The report portrays RSM as giving the fossil fuel industry an opportunity to influence education and research at the institution; this is simply not true. Our reaction and conclusions* can be found here.
Companies have no say in education or research
The researchers suggest that companies like Shell have an influence on the EUR curricula. The process of developing and formulating a curriculum is handled with great care within the university – with scholars and students participating. Neither Shell nor any other company plays a formal part in this process. Of course, external organisations and stakeholders are involved during the accreditation process and programme evaluations. After all, the extent to which an academic programme connects to the requirements of the employment market is an important factor in students’ decisions to enrol in that programme.
Furthermore, the report questions the academic integrity of two RSM professors. These accusations are unfounded. The academic independence of the researchers in question has not been affected by their contacts with the private sector – they do not work for Shell.
Collaboration with private sector is a ‘must’
The report’s conclusion – that RSM is an accessory to climate change – is not only groundless, it is also fundamentally incorrect. RSM takes the position that collaboration with all sectors of the economy plays an important role in the realisation of the crucial energy transition and the UN’s sustainable development goals.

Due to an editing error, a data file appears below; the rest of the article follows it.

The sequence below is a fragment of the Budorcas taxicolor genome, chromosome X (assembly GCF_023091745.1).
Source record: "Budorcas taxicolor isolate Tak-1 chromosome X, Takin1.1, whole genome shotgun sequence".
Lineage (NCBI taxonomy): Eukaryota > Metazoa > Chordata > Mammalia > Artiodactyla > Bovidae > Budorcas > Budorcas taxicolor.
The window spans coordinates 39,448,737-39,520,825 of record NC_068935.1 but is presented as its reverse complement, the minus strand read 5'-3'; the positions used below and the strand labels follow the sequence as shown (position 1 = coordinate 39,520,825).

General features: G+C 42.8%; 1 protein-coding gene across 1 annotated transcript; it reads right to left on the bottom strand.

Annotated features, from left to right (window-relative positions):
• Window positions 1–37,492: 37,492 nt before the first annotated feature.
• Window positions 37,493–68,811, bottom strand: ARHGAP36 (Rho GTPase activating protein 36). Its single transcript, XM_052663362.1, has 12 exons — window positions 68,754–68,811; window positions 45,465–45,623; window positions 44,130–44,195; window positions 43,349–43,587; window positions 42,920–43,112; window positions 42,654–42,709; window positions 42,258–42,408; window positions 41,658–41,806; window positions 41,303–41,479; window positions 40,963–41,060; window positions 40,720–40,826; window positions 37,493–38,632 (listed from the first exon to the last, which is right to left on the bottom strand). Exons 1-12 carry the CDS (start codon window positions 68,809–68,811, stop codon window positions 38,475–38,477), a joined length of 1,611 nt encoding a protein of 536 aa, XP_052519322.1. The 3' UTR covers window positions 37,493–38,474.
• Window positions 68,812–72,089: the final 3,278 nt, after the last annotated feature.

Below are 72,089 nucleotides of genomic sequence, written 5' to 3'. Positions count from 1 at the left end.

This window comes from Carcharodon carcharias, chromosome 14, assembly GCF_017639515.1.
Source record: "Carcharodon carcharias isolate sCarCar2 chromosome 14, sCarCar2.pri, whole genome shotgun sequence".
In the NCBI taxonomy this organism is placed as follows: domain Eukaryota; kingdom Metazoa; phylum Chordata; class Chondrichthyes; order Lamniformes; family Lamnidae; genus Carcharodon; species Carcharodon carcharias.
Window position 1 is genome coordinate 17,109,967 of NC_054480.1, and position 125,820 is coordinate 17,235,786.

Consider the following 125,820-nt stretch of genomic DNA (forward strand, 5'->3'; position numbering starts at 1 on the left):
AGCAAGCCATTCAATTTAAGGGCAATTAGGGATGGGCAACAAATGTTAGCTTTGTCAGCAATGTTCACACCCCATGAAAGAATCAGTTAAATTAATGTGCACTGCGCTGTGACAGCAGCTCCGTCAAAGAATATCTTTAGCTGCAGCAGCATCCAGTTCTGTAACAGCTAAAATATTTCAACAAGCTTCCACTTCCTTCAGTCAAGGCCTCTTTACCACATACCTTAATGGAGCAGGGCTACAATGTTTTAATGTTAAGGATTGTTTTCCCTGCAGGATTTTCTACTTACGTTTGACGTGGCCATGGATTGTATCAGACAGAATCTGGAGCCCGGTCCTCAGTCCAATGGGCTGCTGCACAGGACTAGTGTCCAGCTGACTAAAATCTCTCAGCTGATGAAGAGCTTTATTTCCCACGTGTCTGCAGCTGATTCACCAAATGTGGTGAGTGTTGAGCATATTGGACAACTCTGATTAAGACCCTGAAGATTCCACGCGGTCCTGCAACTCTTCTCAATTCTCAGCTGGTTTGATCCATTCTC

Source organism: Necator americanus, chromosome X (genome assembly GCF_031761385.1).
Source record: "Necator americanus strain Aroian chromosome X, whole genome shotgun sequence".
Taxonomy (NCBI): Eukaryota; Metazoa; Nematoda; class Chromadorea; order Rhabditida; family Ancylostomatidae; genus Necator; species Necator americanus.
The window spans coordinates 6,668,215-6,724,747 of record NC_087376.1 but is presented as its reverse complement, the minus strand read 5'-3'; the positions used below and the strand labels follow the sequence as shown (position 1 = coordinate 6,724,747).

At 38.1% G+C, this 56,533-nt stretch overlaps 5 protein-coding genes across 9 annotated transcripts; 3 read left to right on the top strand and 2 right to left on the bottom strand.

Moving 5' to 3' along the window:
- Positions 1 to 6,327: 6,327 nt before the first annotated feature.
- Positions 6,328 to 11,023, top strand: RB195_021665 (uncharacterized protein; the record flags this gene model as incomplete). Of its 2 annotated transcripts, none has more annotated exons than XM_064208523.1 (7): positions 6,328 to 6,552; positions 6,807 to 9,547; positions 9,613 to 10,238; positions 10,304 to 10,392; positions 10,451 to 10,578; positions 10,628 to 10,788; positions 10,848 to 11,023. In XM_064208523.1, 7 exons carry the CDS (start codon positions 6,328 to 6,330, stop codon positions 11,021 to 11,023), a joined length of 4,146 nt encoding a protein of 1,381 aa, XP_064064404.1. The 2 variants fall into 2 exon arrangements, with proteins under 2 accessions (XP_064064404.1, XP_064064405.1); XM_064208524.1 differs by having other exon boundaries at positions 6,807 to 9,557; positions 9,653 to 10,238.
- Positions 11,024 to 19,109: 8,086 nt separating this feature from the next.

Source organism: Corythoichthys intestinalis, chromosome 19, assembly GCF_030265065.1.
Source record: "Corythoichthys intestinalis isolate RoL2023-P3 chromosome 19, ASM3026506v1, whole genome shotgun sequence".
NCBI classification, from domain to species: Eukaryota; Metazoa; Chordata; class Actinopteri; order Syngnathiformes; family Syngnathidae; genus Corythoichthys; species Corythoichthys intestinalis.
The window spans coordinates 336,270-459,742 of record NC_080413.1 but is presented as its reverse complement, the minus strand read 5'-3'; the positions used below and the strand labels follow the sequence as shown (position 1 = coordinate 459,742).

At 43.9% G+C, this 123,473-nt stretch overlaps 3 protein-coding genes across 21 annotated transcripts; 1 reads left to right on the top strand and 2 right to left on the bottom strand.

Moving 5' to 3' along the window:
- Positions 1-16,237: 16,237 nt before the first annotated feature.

RSM maintains relationships with companies from a wide range of industrial sectors, not just the fossil fuel industry. This includes firms like Sanoma, Randstad, Fairtrade International, Vivat, Huawei and many others. These are all companies that focus on – and, naturally, also struggle with the challenges of – sustainable development.
Neither Shell nor any other company participates in the development process of any of the curricula offered to students at Erasmus University Rotterdam. Nevertheless, it is of vital importance to any business school to maintain contacts with the private sector: indeed, such contacts are a key rationale of a business school’s existence.
In early 2015, EUR commissioned a study in response to Hüzeir’s call to reconsider EUR’s relations with the fossil fuel industry. The Executive Board’s decision was motivated by its belief in the importance of sustainable change, and its position that collaboration between knowledge institutes and the private sector plays a crucial role in realising this transition.
The University concludes that the authors of the report have diverted from their original brief: to map out the entire spectrum of EUR’s relations with companies in the fossil and non-fossil fuel industries throughout the entire university organisation. The University sees the authors’ failure to do so as a missed opportunity. The University could have learned a great deal from such an inventory.
In conclusion: RSM will be adopting the authors’ recommendation to establish a public register listing all the Faculty’s relationships with the private sector. RSM aims to be transparent in its dealings and has nothing to hide.
*Please note this reaction has been very slightly revised for the sake of completeness on 17 May – chapter 2.4.3 has been added